# EscapeAnalysis

Core.Compiler.EscapeAnalysis is a compiler utility module that aims to analyze escape information of Julia's SSA-form IR a.k.a. IRCode.

This escape analysis aims to:

## Try it out!

You can give a try to the escape analysis by loading the EAUtils.jl utility script that define the convenience entries code_escapes and @code_escapes for testing and debugging purposes:

julia> include(normpath(Sys.BINDIR, "..", "share", "julia", "test", "compiler", "EscapeAnalysis", "EAUtils.jl")); using .EAUtilsjulia> mutable struct SafeRef{T}
x::T
endjulia> Base.getindex(x::SafeRef) = x.x;julia> Base.setindex!(x::SafeRef, v) = x.x = v;julia> Base.isassigned(x::SafeRef) = true;julia> get′(x) = isassigned(x) ? x[] : throw(x);julia> result = code_escapes((String,String,String,String)) do s1, s2, s3, s4
r1 = Ref(s1)
r2 = Ref(s2)
r3 = SafeRef(s3)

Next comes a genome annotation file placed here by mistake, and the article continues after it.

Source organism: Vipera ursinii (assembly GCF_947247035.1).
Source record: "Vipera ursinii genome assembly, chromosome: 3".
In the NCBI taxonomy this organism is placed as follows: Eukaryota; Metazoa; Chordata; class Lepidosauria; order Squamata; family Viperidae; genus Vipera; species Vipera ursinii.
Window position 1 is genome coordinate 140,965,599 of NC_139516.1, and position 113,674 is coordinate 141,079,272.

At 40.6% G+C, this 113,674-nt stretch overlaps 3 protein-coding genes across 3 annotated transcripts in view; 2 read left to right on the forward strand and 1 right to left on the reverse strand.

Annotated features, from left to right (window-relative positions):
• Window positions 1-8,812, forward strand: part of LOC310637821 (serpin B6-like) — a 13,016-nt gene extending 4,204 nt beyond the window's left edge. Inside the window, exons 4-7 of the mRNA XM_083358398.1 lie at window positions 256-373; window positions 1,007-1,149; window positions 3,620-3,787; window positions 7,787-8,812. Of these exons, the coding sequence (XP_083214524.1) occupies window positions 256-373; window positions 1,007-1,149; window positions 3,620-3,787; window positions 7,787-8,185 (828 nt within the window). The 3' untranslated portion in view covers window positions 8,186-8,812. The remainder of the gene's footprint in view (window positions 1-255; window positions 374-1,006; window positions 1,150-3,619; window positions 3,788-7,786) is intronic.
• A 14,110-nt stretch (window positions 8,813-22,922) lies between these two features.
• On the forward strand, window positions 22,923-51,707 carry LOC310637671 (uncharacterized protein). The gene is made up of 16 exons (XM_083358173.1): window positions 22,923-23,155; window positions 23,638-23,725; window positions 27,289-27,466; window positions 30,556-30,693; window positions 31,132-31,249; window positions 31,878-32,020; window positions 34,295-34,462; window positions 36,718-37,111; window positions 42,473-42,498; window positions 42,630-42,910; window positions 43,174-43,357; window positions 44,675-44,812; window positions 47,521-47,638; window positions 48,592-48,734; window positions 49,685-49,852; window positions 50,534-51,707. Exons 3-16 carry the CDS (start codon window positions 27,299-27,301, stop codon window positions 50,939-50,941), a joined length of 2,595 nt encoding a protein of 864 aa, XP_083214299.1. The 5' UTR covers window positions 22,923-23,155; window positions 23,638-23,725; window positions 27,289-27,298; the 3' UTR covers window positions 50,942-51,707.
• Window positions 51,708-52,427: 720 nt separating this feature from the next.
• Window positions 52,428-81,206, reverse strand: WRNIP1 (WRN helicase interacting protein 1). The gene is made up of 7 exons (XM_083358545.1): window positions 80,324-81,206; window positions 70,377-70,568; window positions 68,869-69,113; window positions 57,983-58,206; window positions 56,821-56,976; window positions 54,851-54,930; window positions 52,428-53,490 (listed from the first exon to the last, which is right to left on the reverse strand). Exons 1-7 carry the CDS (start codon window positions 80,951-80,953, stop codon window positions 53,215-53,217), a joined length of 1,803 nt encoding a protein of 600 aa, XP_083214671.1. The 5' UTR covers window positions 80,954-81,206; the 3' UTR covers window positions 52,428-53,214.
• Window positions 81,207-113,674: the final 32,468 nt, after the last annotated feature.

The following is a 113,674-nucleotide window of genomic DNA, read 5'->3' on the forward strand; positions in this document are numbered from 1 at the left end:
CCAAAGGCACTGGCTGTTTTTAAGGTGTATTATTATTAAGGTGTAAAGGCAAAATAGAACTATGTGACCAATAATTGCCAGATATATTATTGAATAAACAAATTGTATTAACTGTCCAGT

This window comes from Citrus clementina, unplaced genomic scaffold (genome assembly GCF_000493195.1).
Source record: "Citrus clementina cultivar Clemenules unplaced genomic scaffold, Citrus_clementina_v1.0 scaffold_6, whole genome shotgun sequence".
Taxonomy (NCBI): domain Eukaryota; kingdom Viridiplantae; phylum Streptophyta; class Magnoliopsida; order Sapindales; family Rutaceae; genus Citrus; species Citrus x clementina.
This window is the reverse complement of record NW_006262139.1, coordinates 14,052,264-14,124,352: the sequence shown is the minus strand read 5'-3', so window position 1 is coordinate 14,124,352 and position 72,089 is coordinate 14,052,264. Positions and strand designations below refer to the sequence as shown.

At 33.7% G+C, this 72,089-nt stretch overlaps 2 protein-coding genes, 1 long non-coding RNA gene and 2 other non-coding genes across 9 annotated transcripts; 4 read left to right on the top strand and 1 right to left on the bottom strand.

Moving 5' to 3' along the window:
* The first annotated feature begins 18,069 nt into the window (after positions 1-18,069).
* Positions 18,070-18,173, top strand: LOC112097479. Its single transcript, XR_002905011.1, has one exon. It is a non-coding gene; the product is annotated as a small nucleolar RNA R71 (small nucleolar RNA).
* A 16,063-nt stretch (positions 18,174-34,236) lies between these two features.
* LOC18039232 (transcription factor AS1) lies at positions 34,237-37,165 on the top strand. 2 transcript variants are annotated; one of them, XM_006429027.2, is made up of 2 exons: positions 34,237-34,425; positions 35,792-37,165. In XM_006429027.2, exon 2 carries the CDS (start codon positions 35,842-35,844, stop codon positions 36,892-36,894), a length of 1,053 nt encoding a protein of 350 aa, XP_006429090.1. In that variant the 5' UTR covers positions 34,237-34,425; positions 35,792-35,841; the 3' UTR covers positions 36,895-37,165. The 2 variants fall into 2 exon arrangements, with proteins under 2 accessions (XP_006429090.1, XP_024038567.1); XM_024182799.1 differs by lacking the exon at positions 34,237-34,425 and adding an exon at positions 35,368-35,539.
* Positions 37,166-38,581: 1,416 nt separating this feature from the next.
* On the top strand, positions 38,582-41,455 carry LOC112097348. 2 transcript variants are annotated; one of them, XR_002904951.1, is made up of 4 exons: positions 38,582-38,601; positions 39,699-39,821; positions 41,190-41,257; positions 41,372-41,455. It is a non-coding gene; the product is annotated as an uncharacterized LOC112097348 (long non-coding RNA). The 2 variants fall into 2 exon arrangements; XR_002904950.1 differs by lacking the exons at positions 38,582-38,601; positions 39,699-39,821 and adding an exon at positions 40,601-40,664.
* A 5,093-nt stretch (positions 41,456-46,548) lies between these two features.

try
s1 = get′(r1)
ret = sizeof(s1)
catch err
global GV = err # will definitely escape r1
end
s2 = get′(r2)       # still r2 doesn't escape fully
s3 = get′(r3)       # still r3 doesn't escape fully
s4 = sizeof(s4)     # the argument s4 doesn't escape here
return s2, s3, s4
end#1(X _2::String, ↑ _3::String, ↑ _4::String, ✓ _5::String) in Main at REPL[7]:2
X  1 ── %1  = %new(Base.RefValue{String}, _2)::Base.RefValue{String}
*′ │    %2  = %new(Base.RefValue{String}, _3)::Base.RefValue{String}
✓′ └─── %3  = %new(Main.SafeRef{String}, _4)::Main.SafeRef{String}
✓′ 2 ── %4  = ϒ (%3)::Main.SafeRef{String}
*′ │    %5  = ϒ (%2)::Base.RefValue{String}
✓  │    %6  = ϒ (_5)::String
◌  └─── %7  = $(Expr(:enter, #8)) ◌ 3 ── %8 = Base.isdefined(%1, :x)::Bool ◌ └─── goto #5 if not %8 X 4 ── Base.getfield(%1, :x)::String ◌ └─── goto #6 ◌ 5 ── Main.throw(%1)::Union{} ◌ └─── unreachable ◌ 6 ──$(Expr(:leave, 1))
◌  7 ──       goto #10
✓′ 8 ┄─ %16 = φᶜ (%4)::Main.SafeRef{String}
*′ │    %17 = φᶜ (%5)::Base.RefValue{String}
✓  │    %18 = φᶜ (%6)::String
◌  └───       $(Expr(:leave, 1)) X 9 ── %20 =$(Expr(:the_exception))::Any
◌  │          (Main.GV = %20)::Any